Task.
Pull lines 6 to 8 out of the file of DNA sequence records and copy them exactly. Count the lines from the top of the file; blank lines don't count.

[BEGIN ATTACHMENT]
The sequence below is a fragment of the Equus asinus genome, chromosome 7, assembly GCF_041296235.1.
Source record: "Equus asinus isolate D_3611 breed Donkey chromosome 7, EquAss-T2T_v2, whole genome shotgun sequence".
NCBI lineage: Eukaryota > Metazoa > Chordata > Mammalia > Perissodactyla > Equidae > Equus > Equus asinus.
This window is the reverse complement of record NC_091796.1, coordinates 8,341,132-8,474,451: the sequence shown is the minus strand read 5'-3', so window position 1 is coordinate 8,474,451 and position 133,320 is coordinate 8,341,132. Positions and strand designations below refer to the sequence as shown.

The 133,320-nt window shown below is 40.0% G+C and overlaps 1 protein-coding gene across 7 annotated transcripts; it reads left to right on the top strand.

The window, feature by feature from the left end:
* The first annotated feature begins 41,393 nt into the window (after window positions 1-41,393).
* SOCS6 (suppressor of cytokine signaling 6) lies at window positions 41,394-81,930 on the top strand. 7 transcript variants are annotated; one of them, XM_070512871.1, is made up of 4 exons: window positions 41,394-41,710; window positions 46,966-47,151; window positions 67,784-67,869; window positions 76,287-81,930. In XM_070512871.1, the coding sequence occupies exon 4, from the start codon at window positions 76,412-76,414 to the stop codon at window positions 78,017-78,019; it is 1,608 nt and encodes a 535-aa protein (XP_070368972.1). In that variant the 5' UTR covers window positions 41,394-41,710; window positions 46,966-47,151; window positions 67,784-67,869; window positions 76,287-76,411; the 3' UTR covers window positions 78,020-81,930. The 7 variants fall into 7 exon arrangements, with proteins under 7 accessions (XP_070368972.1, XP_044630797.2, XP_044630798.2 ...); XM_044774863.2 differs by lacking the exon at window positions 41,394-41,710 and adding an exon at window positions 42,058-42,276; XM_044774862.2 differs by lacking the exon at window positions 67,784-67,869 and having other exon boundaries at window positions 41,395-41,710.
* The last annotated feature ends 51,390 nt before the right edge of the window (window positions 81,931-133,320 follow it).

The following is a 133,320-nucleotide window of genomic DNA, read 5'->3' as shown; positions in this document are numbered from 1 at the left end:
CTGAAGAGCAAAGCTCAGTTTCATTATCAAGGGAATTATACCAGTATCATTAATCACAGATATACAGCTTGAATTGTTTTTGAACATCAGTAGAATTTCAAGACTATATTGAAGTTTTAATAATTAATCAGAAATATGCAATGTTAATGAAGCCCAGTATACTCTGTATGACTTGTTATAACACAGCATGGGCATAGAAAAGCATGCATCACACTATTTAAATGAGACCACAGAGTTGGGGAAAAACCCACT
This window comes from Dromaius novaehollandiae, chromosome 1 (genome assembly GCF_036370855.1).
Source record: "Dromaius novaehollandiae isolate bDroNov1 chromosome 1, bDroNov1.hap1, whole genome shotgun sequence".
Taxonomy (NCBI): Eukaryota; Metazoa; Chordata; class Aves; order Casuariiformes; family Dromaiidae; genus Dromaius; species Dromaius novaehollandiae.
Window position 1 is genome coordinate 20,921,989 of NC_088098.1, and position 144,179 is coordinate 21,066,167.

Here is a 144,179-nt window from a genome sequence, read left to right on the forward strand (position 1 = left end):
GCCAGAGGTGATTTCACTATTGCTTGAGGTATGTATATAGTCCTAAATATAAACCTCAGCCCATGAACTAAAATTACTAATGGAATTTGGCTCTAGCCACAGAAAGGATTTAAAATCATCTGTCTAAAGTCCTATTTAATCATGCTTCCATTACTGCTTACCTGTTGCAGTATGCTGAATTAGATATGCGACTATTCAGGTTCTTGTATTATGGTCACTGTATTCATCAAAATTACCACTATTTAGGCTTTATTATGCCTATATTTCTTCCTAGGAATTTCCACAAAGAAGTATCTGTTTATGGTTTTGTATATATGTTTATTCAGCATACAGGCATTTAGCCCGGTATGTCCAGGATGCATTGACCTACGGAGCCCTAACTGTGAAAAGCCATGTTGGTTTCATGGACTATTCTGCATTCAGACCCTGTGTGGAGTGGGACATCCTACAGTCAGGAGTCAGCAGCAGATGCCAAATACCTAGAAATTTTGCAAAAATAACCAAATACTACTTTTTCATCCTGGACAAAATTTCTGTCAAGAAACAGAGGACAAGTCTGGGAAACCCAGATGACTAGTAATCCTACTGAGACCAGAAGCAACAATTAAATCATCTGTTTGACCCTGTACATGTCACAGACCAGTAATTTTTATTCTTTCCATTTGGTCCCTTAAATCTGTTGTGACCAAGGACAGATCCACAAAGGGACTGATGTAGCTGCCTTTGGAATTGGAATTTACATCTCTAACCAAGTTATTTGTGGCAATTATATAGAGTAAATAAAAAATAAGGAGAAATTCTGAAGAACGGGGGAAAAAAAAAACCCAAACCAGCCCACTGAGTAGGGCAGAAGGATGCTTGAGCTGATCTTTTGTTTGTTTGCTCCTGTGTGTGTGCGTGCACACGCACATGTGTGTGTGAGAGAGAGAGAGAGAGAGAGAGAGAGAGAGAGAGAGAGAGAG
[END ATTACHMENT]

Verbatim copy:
The window, feature by feature from the left end:
* The first annotated feature begins 41,393 nt into the window (after window positions 1-41,393).
* SOCS6 (suppressor of cytokine signaling 6) lies at window positions 41,394-81,930 on the top strand. 7 transcript variants are annotated; one of them, XM_070512871.1, is made up of 4 exons: window positions 41,394-41,710; window positions 46,966-47,151; window positions 67,784-67,869; window positions 76,287-81,930. In XM_070512871.1, the coding sequence occupies exon 4, from the start codon at window positions 76,412-76,414 to the stop codon at window positions 78,017-78,019; it is 1,608 nt and encodes a 535-aa protein (XP_070368972.1). In that variant the 5' UTR covers window positions 41,394-41,710; window positions 46,966-47,151; window positions 67,784-67,869; window positions 76,287-76,411; the 3' UTR covers window positions 78,020-81,930. The 7 variants fall into 7 exon arrangements, with proteins under 7 accessions (XP_070368972.1, XP_044630797.2, XP_044630798.2 ...); XM_044774863.2 differs by lacking the exon at window positions 41,394-41,710 and adding an exon at window positions 42,058-42,276; XM_044774862.2 differs by lacking the exon at window positions 67,784-67,869 and having other exon boundaries at window positions 41,395-41,710.